Helen Martin: Remember that the NHS is ours

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SOMETIMES, a person has to say only one thing, one good quote, to make an ­impression. Such a person is Professor Alison McCallum, NHS Lothian’s director of public health and public policy.

NHS Lothian’s complaints department has been renamed the “Customer Relations and Feedback Team”, and the man in charge of it is director of communications Stuart Wilson.

According to Professor McCallum, it is not appropriate that patients are considered “customers”.

She says: “They are taxpayers and owners of the service.”

She is not alone among her ­colleagues in ­cringing at the idea of referring to patients as customers, as if hospitals and surgeries were ­commercial operations.

In defending the the term “customer”, Mr Wilson digs himself deeper by adding: “Patients are just one of the components of customer 
relations.”

Great, now we are ­components.

The other “components”, are carers, relatives, politicians, lobby groups and members of the public.

For a man in communications, I can only assume he is being deliberately obtuse in failing to grasp the point that we are all owners of the NHS. He also falls at the first fence in the communications business, which is relating to the people with whom you are trying to communicate and therefore knowing how your message will be received. Badly, is the answer Mr Wilson.

The Prof is bang on. In fact it’s a lesson all publicly-owned services would do well to learn, and to ­incorporate in their communication strategies.

From buses and trams – especially trams – to all council services from refuse disposal to schools, street lights to parking enforcement, and planning to libraries, we are not “service-users” or “customers”.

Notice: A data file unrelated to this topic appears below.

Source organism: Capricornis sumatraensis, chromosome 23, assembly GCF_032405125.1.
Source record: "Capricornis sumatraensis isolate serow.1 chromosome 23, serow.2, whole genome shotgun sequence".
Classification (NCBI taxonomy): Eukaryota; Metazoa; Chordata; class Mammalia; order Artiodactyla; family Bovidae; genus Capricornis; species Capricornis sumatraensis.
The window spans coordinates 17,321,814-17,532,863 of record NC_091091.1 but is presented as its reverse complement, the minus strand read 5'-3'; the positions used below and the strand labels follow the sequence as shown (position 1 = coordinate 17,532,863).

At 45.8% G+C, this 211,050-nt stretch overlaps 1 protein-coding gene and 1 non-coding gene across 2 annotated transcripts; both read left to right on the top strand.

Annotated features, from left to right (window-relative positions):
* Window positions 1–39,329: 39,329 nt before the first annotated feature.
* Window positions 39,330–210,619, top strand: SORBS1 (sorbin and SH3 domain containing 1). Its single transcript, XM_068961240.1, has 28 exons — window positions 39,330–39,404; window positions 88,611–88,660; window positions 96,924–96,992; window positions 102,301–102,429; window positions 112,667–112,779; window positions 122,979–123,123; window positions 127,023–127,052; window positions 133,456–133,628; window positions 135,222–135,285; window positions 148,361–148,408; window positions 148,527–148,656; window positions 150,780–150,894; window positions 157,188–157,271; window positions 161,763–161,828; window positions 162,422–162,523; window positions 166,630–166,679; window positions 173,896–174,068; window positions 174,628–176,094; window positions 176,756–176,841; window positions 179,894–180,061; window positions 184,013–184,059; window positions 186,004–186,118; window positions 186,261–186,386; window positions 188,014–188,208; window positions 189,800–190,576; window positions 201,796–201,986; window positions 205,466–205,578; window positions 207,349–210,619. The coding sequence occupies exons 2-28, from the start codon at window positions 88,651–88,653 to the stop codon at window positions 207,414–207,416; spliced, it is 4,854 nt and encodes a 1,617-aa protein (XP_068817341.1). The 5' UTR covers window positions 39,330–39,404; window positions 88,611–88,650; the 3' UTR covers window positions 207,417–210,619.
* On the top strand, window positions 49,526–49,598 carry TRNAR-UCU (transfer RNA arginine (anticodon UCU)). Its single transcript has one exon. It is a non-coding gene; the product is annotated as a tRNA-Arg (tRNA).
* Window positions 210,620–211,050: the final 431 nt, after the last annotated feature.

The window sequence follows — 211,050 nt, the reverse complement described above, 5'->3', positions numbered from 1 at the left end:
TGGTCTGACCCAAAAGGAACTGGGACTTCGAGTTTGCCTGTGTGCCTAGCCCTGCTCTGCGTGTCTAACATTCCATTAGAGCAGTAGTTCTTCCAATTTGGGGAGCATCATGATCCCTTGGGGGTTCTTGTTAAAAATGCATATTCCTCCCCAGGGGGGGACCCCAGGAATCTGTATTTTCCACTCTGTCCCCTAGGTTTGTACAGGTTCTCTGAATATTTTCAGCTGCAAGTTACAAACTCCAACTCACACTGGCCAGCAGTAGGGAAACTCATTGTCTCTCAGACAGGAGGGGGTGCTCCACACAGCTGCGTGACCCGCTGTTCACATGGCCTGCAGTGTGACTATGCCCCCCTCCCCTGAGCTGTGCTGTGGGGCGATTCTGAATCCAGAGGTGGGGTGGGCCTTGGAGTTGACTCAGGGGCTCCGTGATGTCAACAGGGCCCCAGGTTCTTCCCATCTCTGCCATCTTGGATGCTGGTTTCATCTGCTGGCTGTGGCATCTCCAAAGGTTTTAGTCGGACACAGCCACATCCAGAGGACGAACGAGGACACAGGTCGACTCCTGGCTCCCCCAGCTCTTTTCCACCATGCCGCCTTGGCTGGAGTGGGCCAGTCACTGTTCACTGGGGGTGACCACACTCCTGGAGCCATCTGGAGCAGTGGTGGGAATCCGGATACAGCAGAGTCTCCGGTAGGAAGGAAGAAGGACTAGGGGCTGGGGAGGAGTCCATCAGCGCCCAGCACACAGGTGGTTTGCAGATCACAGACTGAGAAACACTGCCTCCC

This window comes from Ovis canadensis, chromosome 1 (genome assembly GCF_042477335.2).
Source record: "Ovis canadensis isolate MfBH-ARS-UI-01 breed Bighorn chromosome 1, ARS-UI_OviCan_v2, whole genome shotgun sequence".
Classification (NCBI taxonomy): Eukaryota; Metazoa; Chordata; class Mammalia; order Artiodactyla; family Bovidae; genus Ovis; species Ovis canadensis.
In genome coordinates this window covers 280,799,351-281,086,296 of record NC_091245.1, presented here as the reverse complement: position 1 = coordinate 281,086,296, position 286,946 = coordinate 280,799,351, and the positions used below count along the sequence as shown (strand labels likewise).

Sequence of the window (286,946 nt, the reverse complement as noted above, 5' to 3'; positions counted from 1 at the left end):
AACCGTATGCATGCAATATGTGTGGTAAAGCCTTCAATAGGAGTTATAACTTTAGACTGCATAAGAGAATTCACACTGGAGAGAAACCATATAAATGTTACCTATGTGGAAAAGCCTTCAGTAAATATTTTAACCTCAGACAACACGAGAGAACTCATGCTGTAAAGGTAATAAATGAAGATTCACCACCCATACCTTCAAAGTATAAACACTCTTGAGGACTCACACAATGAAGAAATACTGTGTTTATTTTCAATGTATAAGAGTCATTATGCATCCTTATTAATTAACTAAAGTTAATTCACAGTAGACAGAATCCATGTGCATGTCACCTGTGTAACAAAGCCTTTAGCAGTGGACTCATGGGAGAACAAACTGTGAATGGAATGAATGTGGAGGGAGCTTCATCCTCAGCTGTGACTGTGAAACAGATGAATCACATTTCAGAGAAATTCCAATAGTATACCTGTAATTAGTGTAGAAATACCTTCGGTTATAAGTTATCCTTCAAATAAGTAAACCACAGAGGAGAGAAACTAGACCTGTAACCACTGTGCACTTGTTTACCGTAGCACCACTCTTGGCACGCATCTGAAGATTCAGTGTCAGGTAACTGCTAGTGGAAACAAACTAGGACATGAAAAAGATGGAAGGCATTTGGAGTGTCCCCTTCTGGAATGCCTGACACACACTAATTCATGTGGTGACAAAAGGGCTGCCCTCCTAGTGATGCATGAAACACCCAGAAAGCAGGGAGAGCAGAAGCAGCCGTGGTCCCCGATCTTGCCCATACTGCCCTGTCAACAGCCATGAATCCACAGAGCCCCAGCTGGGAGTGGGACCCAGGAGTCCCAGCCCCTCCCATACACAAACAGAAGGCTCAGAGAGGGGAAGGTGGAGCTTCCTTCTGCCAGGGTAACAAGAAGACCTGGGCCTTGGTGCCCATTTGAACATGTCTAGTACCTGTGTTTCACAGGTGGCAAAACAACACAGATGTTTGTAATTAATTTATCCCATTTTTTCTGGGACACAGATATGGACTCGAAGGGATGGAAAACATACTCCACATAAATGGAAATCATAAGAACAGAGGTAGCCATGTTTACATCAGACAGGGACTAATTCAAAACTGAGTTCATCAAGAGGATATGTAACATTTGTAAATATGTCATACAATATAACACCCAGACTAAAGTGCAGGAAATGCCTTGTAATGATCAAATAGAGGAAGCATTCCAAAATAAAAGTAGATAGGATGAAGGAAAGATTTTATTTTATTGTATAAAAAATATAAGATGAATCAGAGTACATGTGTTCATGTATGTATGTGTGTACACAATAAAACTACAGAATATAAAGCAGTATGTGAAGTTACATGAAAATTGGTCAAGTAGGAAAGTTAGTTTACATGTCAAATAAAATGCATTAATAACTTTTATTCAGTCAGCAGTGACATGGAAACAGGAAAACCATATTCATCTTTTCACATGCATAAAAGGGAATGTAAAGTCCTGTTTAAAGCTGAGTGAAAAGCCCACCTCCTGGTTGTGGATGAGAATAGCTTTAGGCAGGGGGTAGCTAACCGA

We really are the owners. It’s a truth the mandarins, officials, ­over-paid managers and public ­sector ­employees, especially those in the higher ranks, would rather not ­accept. It’s also a term they would hate to use even on paper because “Dear Owner . .” implies quite a different relationship.

It demands some respect; it’s a reminder of who is served and who is the employee. It might also help concentrate the mind on delivering a better service and apologising ­rather more effusively when things go wrong.

Oh, I know. There’s nothing worse than some miscreant caught in the act and having a go at the police by yelling pointlessly: “I pay your wages, you know.”

Or maybe there is. I’m old enough to remember when police officers addressed everybody including those younger, older, richer and poorer, as “Sir” or “Madam”. Even when they were hauling some drunk off to the clink it was: “I’m afraid you’ll have to come with us, sir.”

We are often told that respect for authority is dwindling, particularly amongst the young.

It’s hardly surprising. Respect is a two-way street. Forget the public sector jargon. We are ­people, individuals, ladies, gentlemen, sir or madam, and to doctors, we are patients.

We are not “users”, paying ­customers or, God forbid Mr Wilson, “components”.

GOOD CALL

THE supermarket checkout operator who refused to serve a customer who was rudely talking to someone else on her mobile is a heroine. How about the UK having a national No Mobile Phones Day?

I don’t miss trips to the city centre

I CAN’T recall the last time I was in Princes Street or George Street, although I’ve visited Stockbridge Sunday market, and dropped someone off at Waverley.

With tram works, lack of parking, road works and street closures versus free parking and shopping, eating and cinemas at out of town centres, it’s a no-brainer. I don’t miss the city centre. It is over-priced and for tourists, which is why I’m all for the George Street plan for pavement cafes, and carnivals.

Leave the natives the ‘burbs, the M8, Dobbies, out-of-town malls and the rest of the Lothians.

MP pay proposal risks revolution

I WONDER if the Independent Parliamentary Standards Authority knows it is flirting with revolution. If its recommendation to give MPs a £10,000 rise goes through, I’d be happy to take to the streets – armed with nothing more than a bag of flour.

MPs get £66,396 – £40k above the national average, plus expenses, allowances, resettlement payment and a fab pension. It’s not about asking if they deserve more. We’ve all had wage freezes and below inflation rises – everyone deserves more. The question for MPs, as for us all, is whether the employer can afford it and is willing to pay more. We can’t, and we’re not.

Obvious politics is a man’s world

DO women really know less about politics as the Economic and Social ­Research Council says? Is that – as they claim – ­as there aren’t enough women such as Margo MacDonald interviewed or quoted on the subject?

No, it’s because men made the rules. Thus it appears as a combative and unsavoury world. Maybe, if it ever becomes more genuine and mature we’ll want to learn more.